As the fast-moving Easy fire tore through Simi Valley on Wednesday, dozens of neighbors helped evacuate panicked horses from ranches in Ventura County’s rural Santa Rosa Valley, often struggling to push or coax the animals into trailers.
A caravan of trailers driven by volunteers snaked its way through the valley’s dusty dirt roads, looking for horses that needed to be evacuated. The cars stopped on a narrow road where volunteers said several horses had been dropped off by a woman whose property was on fire. Over loud whinnies, the good Samaritans tried to coordinate where they should take the animals.
“Anyone have a tall trailer?” one woman shouted, while holding the reins of a horse. “I don’t know if this horse can fit in our trailer.”
Evacuating the animals is challenging, said Fia Perera, 48, who was figuring out whether she needed to move her two horses and her 900-pound pig, Tallulah.
Many horse owners don’t have trailers and depend on volunteers when emergencies force them from their homes. Some animals also aren’t halter-trained, Perera said, making it difficult to move them.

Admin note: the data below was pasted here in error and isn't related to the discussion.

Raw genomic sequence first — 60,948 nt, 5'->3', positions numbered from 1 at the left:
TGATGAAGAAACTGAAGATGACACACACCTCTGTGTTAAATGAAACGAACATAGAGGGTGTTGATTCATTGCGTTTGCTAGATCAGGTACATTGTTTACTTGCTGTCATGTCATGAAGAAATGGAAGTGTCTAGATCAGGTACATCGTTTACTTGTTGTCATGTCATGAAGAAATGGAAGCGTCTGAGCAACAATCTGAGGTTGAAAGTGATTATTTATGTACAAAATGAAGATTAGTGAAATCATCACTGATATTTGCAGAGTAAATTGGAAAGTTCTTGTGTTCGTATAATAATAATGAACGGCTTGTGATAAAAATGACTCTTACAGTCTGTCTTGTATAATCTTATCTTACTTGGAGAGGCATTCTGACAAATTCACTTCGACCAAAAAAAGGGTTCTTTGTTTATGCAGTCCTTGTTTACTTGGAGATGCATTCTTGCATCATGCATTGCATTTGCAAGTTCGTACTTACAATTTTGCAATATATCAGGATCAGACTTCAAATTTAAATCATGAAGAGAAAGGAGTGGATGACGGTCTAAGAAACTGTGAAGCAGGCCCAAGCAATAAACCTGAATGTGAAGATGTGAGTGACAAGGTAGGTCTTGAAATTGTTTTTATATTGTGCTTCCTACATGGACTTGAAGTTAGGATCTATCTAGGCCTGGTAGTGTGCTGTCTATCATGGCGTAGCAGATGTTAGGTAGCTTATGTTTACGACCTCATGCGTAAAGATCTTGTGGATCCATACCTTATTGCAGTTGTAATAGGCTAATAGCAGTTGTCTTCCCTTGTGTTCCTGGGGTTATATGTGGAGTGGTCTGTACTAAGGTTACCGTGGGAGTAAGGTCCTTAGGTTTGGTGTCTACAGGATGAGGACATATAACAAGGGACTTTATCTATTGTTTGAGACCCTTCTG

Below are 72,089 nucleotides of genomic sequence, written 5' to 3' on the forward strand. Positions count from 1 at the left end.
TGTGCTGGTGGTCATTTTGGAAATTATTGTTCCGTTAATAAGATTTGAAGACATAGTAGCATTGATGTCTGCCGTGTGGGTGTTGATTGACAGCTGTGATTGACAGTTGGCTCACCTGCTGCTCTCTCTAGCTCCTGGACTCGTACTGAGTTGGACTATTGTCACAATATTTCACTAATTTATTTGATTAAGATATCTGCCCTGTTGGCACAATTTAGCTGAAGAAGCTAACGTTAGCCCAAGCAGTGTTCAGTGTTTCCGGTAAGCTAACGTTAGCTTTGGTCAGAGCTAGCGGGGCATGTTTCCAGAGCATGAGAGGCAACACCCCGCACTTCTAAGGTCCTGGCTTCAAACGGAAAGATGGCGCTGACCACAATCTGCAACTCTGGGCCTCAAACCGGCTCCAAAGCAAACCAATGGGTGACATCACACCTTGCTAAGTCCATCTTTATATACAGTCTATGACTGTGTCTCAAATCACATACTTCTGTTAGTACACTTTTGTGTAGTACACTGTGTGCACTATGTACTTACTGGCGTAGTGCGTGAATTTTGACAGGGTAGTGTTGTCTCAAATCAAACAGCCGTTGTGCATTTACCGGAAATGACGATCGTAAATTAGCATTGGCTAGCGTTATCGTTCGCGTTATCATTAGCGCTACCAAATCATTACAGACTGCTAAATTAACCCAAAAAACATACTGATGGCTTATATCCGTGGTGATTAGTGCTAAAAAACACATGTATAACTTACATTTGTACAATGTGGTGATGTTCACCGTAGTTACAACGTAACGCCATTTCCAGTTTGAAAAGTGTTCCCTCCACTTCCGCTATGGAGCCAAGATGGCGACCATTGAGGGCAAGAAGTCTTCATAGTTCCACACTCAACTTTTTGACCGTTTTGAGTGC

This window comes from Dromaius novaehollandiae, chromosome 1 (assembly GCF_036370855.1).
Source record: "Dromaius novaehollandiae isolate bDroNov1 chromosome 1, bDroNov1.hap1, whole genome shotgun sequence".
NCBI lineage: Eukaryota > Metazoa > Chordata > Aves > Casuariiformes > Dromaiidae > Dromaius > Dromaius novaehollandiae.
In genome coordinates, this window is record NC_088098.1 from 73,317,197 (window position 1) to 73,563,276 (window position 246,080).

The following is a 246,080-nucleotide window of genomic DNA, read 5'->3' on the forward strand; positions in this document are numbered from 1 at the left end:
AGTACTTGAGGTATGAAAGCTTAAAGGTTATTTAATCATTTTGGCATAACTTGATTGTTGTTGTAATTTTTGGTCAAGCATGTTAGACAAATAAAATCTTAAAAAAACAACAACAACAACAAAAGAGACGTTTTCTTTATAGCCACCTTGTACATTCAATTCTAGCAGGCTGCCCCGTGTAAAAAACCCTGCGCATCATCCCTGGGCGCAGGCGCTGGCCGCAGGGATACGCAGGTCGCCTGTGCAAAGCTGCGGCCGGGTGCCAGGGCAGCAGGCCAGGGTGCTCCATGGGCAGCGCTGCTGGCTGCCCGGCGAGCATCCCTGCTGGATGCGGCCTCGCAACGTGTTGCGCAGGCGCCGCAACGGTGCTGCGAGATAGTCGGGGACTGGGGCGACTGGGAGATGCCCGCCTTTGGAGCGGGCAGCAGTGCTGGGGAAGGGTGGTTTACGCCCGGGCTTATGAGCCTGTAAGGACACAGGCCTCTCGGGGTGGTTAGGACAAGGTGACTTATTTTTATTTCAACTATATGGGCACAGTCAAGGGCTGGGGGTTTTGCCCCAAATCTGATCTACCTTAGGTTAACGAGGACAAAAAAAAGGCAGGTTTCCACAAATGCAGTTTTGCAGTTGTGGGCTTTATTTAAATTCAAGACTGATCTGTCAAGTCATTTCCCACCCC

“When they get agitated and excited, you have to be firm,” she said. “If you’re panicky, they pick up on your energy.”
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The Easy fire, which broke out shortly after 6 a.m. near Easy Street and Madera Road, has forced thousands of people from their homes as officials try to keep flames from overtaking neighborhoods.
The equestrian community has consistently come together during fires. Volunteers often find people who need help through word-of-mouth or on social media, especially through a Facebook group called Southern California Equine Emergency Evacuation.
“People come from all over to help out,” Perera said.
Jacqui Masson, 55, drove to the Santa Rosa Valley to help friends evacuate their horses. The horsewoman tries to make herself as useful as possible during fires. She’ll help get horses into trailers or muck stalls at evacuation centers.
“Anytime there’s a fire, people are saying, ‘I’ve got four stalls here, 10 stalls there,’ ” she said.
Raizy Goffman, 79, who lives in Porter Ranch and manages horse shows in Los Angeles, was one of several who arrived with her trailer to help. She spent the morning reaching out to dozens of ranch owners and horse trainers in the area. She stopped at several ranches but left when she saw they already had enough assistance.
“Everything is difficult,” she said of the situation, before jumping in the car to see whether she could help a few yards down the road, where volunteers were trying to get a halter on a horse that hadn’t been broken in.